How Barnbougle came to be
Meandering through rolling coastal dunes the 18 hole golf course was developed to compliment the natural layout of the coastal dunes and enhance the beautiful surrounding landscape rather than detract from it.
In golf terms, Barnbougle is young. Whilst the rolling fairways of the courses, set amongst the wild and dramatic landscape, look as though they were established long before we could jump on a plane and fly across Bass Strait to Tasmania, it was in just 2004 that the first course – The Dunes – opened for play.
Designed by renowned modern golf architect Tom Doak and Australia ex-European tour pro and course designer Mike Clayton, Barnbougle Dunes was once a strip of land along the coast of a potato farm on Tasmania’s north east coast.
Their design philosophy was embraced by golfers far and wide and the Dunes soon earned a position amongst the world’s top ranked golf courses. Since opening in December 2004, The Dunes has maintained its position as the number one public access course in Australia. Currently rated #4 course in Australia (by Australian Golf Digest), #34 course in the World (U.S. Golf Magazine) and #11 course in the World (U.S. Golf Digest), The Dunes is a regular on ‘must play’ lists around the world.
With the reputation of Barnbougle Dunes continuing to augment, the idea of a second course at Barnbougle was conceived. In December 2010, Lost Farm, the 20 hole sister to The Dunes opened for play.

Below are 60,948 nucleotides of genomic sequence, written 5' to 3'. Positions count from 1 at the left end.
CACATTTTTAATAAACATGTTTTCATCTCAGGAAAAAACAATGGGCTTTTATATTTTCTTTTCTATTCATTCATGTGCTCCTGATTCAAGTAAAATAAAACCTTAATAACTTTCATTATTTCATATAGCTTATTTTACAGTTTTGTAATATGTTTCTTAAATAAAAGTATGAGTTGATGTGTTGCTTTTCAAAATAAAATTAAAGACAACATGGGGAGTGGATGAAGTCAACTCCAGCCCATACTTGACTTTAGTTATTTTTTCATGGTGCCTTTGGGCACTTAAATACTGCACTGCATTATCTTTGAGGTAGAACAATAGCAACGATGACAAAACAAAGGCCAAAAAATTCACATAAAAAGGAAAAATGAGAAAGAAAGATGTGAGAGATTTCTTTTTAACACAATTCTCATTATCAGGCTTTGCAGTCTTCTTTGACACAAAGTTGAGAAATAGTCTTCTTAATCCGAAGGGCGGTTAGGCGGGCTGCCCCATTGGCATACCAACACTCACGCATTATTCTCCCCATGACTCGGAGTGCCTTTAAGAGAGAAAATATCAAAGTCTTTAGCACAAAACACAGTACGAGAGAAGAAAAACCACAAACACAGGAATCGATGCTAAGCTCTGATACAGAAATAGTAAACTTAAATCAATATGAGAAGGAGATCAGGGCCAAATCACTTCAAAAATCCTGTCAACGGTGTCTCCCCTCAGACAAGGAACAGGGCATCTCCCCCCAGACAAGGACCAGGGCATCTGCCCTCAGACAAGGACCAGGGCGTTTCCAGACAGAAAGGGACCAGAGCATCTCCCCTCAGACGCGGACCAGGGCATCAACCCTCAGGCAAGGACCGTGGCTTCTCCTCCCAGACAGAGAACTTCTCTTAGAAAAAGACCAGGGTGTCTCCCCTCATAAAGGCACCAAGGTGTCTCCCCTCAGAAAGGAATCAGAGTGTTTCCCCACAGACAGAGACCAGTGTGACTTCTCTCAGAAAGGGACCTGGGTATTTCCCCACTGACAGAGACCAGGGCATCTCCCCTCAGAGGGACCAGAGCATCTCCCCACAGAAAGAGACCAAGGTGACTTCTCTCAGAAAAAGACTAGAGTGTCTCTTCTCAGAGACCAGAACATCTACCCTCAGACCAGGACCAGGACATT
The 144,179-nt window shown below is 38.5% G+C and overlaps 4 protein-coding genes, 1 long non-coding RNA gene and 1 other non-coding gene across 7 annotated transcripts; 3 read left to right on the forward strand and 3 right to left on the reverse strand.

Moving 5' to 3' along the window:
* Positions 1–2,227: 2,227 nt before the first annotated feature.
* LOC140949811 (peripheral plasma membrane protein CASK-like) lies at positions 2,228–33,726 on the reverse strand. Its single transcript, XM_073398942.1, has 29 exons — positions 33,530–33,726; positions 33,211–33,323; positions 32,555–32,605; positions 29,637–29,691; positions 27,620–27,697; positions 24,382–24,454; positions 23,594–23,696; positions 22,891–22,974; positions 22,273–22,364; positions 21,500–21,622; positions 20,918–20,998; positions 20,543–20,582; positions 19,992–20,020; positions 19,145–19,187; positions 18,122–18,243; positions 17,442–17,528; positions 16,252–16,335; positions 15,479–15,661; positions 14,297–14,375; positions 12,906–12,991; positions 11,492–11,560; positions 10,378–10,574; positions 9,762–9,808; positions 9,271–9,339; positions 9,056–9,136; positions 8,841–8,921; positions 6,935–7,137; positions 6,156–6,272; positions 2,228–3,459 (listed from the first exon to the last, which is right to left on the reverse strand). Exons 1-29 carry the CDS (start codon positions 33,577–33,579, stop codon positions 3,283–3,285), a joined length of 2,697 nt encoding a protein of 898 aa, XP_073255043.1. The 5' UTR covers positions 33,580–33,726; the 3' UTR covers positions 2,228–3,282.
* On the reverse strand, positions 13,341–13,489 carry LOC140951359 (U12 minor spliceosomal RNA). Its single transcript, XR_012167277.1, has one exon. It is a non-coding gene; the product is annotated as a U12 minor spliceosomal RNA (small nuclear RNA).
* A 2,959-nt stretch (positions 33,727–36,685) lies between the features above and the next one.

Designed and constructed by Coore & Crenshaw on the steeper and more dramatic sand dunes across the river from The Dunes, Lost Farm was developed with similar design principles – that the best links courses compliment the natural topography of the land.
Lost Farm has quickly captured the attention of international golfers of all abilities. Within weeks of opening, Lost Farm was rated the #2 public course in Australia by Golf Australia Magazine, and within 8 months it entered the World Top 100 List (by U.S. Golf Magazine) at #82. Lost Farm now ranks #23 in the World (U.S. Golf Digest).
Despite the close proximity of the courses, they are remarkably different. The topography of the land on which the Dunes lies rolls in and out of the sand dunes along the coast, whilst the sand dunes on which Lost Farm lies are steeper and more dramatic. The Lost Farm plays along the coast and inland and also features 20 holes – 13a, which was built as a substitute hole but was too good to leave out of the route, and 18a – a very short par 3 leading golfers to the bar and clubhouse.
As for the million dollar question – which is better? – that will depend on which way the wind blows, where lies the strength of your game, and to some extent how you play on the day, so we’ll leave that for you to discuss over a few quiet drinks at the clubhouse.